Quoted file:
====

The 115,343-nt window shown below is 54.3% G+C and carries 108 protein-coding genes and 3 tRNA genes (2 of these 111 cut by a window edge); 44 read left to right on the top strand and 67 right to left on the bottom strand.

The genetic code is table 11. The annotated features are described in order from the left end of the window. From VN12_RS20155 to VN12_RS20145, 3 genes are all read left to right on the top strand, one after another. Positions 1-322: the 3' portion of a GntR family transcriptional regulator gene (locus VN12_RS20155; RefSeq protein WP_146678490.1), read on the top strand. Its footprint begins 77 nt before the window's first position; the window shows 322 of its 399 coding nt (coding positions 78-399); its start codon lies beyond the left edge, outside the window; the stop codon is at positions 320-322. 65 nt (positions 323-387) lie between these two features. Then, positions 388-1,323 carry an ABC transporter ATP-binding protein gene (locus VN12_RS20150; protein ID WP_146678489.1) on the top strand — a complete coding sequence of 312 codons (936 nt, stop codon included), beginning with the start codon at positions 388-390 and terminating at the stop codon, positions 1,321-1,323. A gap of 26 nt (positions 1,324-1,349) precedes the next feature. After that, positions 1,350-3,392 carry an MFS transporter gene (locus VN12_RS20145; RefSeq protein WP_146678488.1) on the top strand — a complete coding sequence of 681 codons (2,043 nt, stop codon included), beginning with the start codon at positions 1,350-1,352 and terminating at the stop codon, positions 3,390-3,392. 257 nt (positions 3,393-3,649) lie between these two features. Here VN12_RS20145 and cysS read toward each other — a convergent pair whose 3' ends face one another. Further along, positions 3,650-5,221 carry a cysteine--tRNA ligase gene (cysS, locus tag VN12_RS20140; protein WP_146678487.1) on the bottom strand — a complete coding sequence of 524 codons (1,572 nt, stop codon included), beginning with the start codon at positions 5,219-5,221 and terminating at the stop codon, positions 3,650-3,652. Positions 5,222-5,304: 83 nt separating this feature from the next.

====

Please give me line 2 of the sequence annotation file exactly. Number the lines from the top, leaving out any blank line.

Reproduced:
The genetic code is table 11. The annotated features are described in order from the left end of the window. From VN12_RS20155 to VN12_RS20145, 3 genes are all read left to right on the top strand, one after another. Positions 1-322: the 3' portion of a GntR family transcriptional regulator gene (locus VN12_RS20155; RefSeq protein WP_146678490.1), read on the top strand. Its footprint begins 77 nt before the window's first position; the window shows 322 of its 399 coding nt (coding positions 78-399); its start codon lies beyond the left edge, outside the window; the stop codon is at positions 320-322. 65 nt (positions 323-387) lie between these two features. Then, positions 388-1,323 carry an ABC transporter ATP-binding protein gene (locus VN12_RS20150; protein ID WP_146678489.1) on the top strand — a complete coding sequence of 312 codons (936 nt, stop codon included), beginning with the start codon at positions 388-390 and terminating at the stop codon, positions 1,321-1,323. A gap of 26 nt (positions 1,324-1,349) precedes the next feature. After that, positions 1,350-3,392 carry an MFS transporter gene (locus VN12_RS20145; RefSeq protein WP_146678488.1) on the top strand — a complete coding sequence of 681 codons (2,043 nt, stop codon included), beginning with the start codon at positions 1,350-1,352 and terminating at the stop codon, positions 3,390-3,392. 257 nt (positions 3,393-3,649) lie between these two features. Here VN12_RS20145 and cysS read toward each other — a convergent pair whose 3' ends face one another. Further along, positions 3,650-5,221 carry a cysteine--tRNA ligase gene (cysS, locus tag VN12_RS20140; protein WP_146678487.1) on the bottom strand — a complete coding sequence of 524 codons (1,572 nt, stop codon included), beginning with the start codon at positions 5,219-5,221 and terminating at the stop codon, positions 3,650-3,652. Positions 5,222-5,304: 83 nt separating this feature from the next.